As the IRS prepares to roll out its preapproved 403(b) direct contribution plans for certain public employees, the retirement industry is chiming in, hoping to ensure the official guidelines are crystal-clear, specifically when determining severance status and managing non-vested employer contributions.
This week, the American Society of Pension Professionals & Actuaries crafted a joint letter with the National Tax Sheltered Accounts Association, suggesting clarification on these two issues.
For plan administrators, the devil is in the details of these upcoming plans. The final IRS 403(b) wording will direct the “when” and “how” these tax-deferred retirement options are implemented. And as government pensions continue to struggle, there’s every reason to expect the IRS pre-approved 403(b) plans will gain market share, making details like these critical to administrators.
Less common than 401(k) plans, the 403(b) is a defined contribution investment vehicle open to public-sector workers at schools, public hospitals and governments. As public pensions face challenges from coast-to-coast, an opportunity for these accounts seems to be opening up. The IRS suggestions have received mostly positive reactions from the industry, along with specific suggestions such as these from ASPPA and NTSAA
The ASPPA and NTSAA letter speaks directly to two issues in the sample language provided by the IRS in “The Listing of Required Modifications (LRMs) for pre-approved 403(b) plans,” issued in March.
The first concern deals with regulations on collecting benefits.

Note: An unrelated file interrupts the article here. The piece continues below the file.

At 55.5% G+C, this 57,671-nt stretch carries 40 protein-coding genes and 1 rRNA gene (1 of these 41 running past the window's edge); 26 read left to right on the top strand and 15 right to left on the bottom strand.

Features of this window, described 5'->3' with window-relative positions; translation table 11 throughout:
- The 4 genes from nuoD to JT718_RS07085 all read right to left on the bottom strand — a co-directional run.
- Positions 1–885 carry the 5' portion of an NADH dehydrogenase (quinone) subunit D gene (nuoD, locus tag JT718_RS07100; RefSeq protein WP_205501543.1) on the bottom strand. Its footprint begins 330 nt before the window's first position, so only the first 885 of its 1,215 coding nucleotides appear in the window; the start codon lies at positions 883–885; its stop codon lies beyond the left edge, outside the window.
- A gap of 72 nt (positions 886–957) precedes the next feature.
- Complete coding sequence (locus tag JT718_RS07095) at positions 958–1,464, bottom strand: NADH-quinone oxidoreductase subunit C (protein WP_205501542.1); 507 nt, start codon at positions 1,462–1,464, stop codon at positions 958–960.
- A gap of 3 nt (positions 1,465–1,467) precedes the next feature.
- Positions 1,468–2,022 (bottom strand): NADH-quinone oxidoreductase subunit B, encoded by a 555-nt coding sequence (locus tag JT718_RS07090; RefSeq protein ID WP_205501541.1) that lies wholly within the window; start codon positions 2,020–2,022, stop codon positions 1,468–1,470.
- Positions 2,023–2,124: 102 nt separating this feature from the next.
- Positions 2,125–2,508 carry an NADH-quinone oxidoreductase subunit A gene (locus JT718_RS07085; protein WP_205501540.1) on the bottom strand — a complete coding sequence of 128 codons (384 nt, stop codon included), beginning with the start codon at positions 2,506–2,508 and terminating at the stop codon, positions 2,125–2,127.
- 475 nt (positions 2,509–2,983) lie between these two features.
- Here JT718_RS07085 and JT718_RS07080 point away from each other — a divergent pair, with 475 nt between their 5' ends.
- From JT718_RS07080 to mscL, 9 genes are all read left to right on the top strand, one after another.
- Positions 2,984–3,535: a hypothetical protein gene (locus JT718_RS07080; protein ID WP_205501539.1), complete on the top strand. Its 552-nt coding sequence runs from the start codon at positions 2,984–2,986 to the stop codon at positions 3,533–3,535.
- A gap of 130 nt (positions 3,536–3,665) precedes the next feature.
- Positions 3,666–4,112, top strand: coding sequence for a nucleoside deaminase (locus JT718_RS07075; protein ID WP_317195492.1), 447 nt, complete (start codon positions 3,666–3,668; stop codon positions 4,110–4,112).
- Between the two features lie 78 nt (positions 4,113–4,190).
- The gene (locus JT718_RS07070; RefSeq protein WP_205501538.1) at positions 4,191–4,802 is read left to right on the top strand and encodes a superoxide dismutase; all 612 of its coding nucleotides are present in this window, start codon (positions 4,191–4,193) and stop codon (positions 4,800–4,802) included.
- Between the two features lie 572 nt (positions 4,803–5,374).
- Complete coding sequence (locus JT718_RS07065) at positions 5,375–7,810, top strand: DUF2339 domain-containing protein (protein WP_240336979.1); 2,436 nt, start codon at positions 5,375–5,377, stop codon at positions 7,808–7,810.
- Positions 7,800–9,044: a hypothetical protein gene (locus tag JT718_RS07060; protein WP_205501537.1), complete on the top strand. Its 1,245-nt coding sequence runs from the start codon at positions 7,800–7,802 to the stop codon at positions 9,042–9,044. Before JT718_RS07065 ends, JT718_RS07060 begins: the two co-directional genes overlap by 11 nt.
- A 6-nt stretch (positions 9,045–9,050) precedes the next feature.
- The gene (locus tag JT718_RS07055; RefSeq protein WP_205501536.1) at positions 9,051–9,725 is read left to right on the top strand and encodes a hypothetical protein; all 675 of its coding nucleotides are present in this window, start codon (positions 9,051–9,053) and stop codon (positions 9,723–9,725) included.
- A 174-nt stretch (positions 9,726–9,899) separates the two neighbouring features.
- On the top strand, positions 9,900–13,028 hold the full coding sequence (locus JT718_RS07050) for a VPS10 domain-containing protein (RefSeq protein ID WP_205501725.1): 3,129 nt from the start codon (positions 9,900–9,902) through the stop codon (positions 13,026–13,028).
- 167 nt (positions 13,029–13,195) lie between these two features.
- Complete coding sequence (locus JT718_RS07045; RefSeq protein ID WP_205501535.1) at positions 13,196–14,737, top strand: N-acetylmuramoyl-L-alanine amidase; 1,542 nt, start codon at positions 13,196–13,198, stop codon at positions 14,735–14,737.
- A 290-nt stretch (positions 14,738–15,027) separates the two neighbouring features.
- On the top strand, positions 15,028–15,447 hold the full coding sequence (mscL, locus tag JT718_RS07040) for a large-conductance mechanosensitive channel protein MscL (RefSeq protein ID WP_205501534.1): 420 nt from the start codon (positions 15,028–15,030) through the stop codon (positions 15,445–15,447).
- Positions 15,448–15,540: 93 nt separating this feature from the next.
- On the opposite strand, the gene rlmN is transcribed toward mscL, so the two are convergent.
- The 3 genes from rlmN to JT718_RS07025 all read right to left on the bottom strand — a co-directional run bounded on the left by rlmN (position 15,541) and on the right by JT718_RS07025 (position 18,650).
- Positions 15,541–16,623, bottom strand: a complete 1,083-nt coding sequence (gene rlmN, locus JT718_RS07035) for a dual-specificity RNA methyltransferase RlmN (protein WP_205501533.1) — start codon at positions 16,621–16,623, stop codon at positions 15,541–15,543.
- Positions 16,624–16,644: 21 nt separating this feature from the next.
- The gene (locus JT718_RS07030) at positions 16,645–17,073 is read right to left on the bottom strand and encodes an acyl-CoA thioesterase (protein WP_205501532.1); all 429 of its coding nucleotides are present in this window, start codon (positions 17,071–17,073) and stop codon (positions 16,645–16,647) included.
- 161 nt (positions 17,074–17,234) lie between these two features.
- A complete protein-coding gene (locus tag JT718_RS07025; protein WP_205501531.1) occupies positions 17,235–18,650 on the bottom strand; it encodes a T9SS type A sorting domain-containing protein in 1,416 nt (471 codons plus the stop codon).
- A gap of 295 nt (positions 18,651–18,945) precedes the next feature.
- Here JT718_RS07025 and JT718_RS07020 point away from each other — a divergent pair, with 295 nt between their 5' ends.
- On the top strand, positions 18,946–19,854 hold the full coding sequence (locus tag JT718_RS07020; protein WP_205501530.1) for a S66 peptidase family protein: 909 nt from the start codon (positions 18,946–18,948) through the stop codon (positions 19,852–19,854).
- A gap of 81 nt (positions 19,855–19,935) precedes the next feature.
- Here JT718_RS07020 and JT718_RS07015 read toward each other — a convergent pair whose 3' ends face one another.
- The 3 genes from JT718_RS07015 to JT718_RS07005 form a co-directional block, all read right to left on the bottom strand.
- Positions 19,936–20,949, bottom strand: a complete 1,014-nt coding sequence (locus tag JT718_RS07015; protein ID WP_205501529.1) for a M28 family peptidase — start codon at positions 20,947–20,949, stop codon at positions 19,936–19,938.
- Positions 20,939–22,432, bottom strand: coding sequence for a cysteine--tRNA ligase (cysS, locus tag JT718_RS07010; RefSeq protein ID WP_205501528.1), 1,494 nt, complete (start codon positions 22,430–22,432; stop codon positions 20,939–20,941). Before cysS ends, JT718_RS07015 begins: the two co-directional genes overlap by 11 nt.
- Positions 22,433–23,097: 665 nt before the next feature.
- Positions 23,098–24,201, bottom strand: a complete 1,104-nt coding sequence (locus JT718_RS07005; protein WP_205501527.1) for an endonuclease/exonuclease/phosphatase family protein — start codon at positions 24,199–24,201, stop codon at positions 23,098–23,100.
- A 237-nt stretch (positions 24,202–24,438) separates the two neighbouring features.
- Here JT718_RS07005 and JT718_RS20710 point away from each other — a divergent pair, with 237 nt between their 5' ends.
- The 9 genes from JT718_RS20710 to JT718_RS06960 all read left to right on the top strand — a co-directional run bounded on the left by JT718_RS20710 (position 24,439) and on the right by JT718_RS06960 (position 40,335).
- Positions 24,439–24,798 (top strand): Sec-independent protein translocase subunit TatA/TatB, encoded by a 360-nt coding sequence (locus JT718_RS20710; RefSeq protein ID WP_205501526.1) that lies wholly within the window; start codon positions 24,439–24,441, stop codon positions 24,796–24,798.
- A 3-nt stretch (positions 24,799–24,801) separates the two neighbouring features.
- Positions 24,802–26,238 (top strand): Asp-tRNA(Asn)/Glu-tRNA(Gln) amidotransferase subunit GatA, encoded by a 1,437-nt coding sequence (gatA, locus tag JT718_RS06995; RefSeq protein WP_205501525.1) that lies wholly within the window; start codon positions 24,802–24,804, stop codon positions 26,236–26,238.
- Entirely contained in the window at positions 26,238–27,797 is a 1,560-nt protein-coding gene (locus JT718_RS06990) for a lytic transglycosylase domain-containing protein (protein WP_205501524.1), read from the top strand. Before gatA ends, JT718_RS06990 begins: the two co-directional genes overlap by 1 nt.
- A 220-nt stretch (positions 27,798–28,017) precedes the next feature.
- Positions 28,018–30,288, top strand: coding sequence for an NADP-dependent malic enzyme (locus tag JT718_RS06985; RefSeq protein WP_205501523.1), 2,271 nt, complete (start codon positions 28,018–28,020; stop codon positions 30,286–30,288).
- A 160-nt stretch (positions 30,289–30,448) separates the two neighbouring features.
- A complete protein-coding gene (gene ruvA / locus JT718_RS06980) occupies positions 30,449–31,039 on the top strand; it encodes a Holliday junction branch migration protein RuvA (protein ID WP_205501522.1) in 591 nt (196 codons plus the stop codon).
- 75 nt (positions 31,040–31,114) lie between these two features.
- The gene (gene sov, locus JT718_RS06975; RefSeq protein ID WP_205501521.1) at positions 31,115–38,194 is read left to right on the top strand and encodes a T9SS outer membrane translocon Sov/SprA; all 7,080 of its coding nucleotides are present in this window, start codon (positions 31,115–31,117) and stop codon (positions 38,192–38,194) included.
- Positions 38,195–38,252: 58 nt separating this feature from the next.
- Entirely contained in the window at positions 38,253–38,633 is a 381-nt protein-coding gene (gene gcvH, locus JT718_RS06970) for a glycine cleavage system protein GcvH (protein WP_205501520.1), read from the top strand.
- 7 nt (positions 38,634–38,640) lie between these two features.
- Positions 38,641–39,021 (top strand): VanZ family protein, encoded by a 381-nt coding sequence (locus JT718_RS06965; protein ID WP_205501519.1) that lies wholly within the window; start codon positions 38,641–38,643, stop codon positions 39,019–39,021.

As the IRS language now stands, when determining when “severance of employment” has occurred, “related employer” status must be determined — meaning the employee is no longer working for the same employer in a different location.
This is of particular concern to teachers who often move from one district to another in the same state. The ASPPA letter suggests removing the “related employer” entirely or clarifying not all public schools in a state are “related employers,” which is how the current IRS regulation reads as defined by the special rules of IRS notice 89-23.
The letter also addressed recordkeeping for non-vested accounts. As it stands, administrators are required to separate the records of forfeitable and non-forfeitable contributions, not actually separate the accounts. ASPPA said the LRM needs clarification on this count. Specifically, it wants to clarify non-vested accounts require separate accounting but not a physical separation of the assets into a distinct custodial account.
Craig P. Hoffman, general counsel and director of regulatory affairs at ASPPA and one of the letter’s co-authors, is hopeful the IRS will respond affirmatively.
“We have a good working relationship with the IRS,” said Hoffman. “We expect a continuing dialogue on these issues and will see how the program rolls out.”
The ASPPA represents more than 16,000 retirement plan professionals, while the NTSAA is a nonprofit entity that joined ASPPA in order to serve the 403(b) marketplace.